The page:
So now we have a “graduate” (forget the dropouts for a moment) that is a real slug. He does not know how to learn, does not want to learn, certainly does not want to work very hard and yet expects ……… from society. Remember, about 25% of “students” (nationally) fail to graduate and about 50% of those graduating know very little about “life” and how to prosper in it. As well about 75% of all Americans age 17-24 cannot even make the cut to get into the military at all, much less graduate from just boot camp alone!!! Is that not a sad state of affairs for a nation?

    Herb’s column was nothing more than more progress arm waving, in my view. People need more money to … and thus government should demand they get more money. But Will, on the other hand put some real numbers behind his point. Only 3% of “workers” receive MW. 2/3s of all MW earners receive a raise within one year. Some, a few, move on up the ladder of success to run the franchise, etc. and live “normal lives”, etc. Are those lies, distortions, etc.?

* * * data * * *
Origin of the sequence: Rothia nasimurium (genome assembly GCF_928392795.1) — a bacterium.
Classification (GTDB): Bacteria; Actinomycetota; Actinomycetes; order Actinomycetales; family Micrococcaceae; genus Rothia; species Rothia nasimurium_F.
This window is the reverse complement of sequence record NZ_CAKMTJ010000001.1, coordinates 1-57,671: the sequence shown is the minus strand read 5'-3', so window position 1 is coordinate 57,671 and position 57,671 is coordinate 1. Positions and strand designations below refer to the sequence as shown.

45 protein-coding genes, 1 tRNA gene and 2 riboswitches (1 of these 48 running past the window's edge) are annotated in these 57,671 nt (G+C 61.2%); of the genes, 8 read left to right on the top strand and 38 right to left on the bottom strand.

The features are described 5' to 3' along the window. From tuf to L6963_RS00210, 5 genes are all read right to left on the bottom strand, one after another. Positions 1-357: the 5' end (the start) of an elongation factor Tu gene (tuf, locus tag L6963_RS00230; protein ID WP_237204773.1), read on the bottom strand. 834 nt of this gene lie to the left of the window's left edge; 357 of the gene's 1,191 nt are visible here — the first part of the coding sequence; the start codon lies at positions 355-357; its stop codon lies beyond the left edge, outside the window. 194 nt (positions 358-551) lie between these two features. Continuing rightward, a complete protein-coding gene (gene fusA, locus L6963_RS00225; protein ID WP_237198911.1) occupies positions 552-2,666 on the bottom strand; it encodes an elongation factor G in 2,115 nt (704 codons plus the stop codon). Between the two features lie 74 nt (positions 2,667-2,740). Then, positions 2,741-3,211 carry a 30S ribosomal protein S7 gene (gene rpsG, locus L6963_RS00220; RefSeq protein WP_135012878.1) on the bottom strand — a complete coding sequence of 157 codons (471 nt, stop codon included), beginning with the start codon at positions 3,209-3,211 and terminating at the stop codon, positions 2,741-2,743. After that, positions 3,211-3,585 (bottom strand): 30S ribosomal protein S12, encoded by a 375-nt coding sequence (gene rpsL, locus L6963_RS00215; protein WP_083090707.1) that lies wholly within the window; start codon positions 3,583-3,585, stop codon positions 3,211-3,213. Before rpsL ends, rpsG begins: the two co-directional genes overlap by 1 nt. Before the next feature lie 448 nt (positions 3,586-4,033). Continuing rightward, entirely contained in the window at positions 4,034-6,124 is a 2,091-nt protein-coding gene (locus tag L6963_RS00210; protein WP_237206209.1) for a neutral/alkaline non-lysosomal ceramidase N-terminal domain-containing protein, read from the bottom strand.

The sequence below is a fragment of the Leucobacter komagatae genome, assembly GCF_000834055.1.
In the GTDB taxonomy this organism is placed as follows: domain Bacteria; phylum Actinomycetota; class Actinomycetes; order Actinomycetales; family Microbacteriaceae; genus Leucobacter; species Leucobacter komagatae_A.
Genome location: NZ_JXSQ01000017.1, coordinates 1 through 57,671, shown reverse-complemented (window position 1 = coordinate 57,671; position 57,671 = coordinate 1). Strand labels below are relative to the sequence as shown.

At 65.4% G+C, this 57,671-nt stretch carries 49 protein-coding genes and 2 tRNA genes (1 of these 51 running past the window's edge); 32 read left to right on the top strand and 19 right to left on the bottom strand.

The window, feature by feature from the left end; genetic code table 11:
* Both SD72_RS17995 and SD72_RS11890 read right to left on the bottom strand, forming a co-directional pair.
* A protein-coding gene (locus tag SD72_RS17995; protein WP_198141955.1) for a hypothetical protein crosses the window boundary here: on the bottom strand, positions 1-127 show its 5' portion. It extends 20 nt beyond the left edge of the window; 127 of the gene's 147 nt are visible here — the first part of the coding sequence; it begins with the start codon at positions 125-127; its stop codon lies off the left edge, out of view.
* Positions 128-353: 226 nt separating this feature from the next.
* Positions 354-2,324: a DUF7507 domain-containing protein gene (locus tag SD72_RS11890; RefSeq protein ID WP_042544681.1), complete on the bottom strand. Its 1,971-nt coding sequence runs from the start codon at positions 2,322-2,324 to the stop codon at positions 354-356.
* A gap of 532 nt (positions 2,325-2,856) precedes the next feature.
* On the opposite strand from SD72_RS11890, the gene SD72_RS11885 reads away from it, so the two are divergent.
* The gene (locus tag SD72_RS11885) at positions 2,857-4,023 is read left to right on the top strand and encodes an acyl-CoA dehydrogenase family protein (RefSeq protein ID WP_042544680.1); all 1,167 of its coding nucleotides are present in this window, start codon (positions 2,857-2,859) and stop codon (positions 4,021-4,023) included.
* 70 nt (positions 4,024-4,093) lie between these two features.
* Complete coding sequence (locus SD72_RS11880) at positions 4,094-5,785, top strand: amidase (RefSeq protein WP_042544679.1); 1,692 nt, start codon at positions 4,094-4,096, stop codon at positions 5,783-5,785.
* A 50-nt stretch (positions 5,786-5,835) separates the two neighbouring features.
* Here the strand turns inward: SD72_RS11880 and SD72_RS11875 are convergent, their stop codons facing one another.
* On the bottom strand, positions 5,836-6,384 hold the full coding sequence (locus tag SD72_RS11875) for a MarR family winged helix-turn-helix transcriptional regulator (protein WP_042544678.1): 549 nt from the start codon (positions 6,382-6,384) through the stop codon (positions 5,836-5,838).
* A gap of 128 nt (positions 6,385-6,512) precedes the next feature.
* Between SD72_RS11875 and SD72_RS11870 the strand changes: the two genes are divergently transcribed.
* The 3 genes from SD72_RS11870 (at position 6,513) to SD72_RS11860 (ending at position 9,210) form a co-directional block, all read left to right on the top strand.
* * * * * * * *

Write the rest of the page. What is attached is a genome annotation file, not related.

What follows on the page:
And yes Jim, I too have friends that work in Wal Mart, quite a few that I know and see from time to time. Those folks LIKE their jobs there, get paid a living wage, work hard, stay with the company for years on end and live sensible and effective lives. But as well you and I could easily go into some corner of Wal Mart and find an employee on MW, one who came to work late, was high while working, bitched about everything and soon just quit with his middle finger in the air because he was being mistreated by his employer. Those kind of employees are all over America today and they start in American public education classrooms, learning such “job skills”!!! And government demands Wal Mart pay them $10 an hour, whether they produce $10 of anything in that hour!!!